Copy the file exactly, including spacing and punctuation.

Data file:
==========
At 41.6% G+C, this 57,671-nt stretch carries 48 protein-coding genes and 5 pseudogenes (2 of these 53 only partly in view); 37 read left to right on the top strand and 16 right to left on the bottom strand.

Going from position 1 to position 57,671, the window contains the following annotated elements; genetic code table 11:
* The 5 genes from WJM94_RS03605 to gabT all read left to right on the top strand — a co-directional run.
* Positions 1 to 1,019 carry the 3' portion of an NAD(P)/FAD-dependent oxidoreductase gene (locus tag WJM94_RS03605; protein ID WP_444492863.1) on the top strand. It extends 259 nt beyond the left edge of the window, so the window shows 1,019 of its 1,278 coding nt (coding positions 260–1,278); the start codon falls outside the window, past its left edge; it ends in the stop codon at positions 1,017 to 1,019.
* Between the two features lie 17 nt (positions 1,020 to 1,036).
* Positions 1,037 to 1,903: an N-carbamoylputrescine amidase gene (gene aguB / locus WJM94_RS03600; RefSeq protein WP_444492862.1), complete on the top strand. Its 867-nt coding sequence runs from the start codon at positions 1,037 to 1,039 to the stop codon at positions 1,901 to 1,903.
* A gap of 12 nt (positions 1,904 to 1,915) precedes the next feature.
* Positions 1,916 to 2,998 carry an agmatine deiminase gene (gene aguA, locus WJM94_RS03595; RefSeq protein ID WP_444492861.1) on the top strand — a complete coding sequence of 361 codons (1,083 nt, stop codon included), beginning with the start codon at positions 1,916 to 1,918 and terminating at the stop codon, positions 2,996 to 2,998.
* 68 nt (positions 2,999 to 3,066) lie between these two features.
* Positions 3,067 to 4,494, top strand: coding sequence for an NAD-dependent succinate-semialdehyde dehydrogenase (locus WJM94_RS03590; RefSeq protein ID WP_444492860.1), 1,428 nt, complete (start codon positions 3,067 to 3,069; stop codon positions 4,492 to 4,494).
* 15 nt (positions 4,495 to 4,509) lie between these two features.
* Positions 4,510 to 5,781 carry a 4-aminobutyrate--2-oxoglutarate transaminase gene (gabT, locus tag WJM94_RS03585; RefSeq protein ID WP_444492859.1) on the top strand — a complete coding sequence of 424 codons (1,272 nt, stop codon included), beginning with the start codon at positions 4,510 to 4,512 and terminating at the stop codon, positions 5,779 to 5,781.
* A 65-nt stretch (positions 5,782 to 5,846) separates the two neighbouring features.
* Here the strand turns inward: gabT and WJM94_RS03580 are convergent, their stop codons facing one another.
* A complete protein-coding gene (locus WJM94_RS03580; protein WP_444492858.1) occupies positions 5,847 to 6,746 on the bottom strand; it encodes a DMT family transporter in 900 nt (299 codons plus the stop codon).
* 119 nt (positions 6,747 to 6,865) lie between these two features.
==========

At 41.6% G+C, this 57,671-nt stretch carries 48 protein-coding genes and 5 pseudogenes (2 of these 53 only partly in view); 37 read left to right on the top strand and 16 right to left on the bottom strand.

Going from position 1 to position 57,671, the window contains the following annotated elements; genetic code table 11:
* The 5 genes from WJM94_RS03605 to gabT all read left to right on the top strand — a co-directional run.
* Positions 1 to 1,019 carry the 3' portion of an NAD(P)/FAD-dependent oxidoreductase gene (locus tag WJM94_RS03605; protein ID WP_444492863.1) on the top strand. It extends 259 nt beyond the left edge of the window, so the window shows 1,019 of its 1,278 coding nt (coding positions 260–1,278); the start codon falls outside the window, past its left edge; it ends in the stop codon at positions 1,017 to 1,019.
* Between the two features lie 17 nt (positions 1,020 to 1,036).
* Positions 1,037 to 1,903: an N-carbamoylputrescine amidase gene (gene aguB / locus WJM94_RS03600; RefSeq protein WP_444492862.1), complete on the top strand. Its 867-nt coding sequence runs from the start codon at positions 1,037 to 1,039 to the stop codon at positions 1,901 to 1,903.
* A gap of 12 nt (positions 1,904 to 1,915) precedes the next feature.
* Positions 1,916 to 2,998 carry an agmatine deiminase gene (gene aguA, locus WJM94_RS03595; RefSeq protein ID WP_444492861.1) on the top strand — a complete coding sequence of 361 codons (1,083 nt, stop codon included), beginning with the start codon at positions 1,916 to 1,918 and terminating at the stop codon, positions 2,996 to 2,998.
* 68 nt (positions 2,999 to 3,066) lie between these two features.
* Positions 3,067 to 4,494, top strand: coding sequence for an NAD-dependent succinate-semialdehyde dehydrogenase (locus WJM94_RS03590; RefSeq protein ID WP_444492860.1), 1,428 nt, complete (start codon positions 3,067 to 3,069; stop codon positions 4,492 to 4,494).
* 15 nt (positions 4,495 to 4,509) lie between these two features.
* Positions 4,510 to 5,781 carry a 4-aminobutyrate--2-oxoglutarate transaminase gene (gabT, locus tag WJM94_RS03585; RefSeq protein ID WP_444492859.1) on the top strand — a complete coding sequence of 424 codons (1,272 nt, stop codon included), beginning with the start codon at positions 4,510 to 4,512 and terminating at the stop codon, positions 5,779 to 5,781.
* A 65-nt stretch (positions 5,782 to 5,846) separates the two neighbouring features.
* Here the strand turns inward: gabT and WJM94_RS03580 are convergent, their stop codons facing one another.
* A complete protein-coding gene (locus WJM94_RS03580; protein WP_444492858.1) occupies positions 5,847 to 6,746 on the bottom strand; it encodes a DMT family transporter in 900 nt (299 codons plus the stop codon).
* 119 nt (positions 6,747 to 6,865) lie between these two features.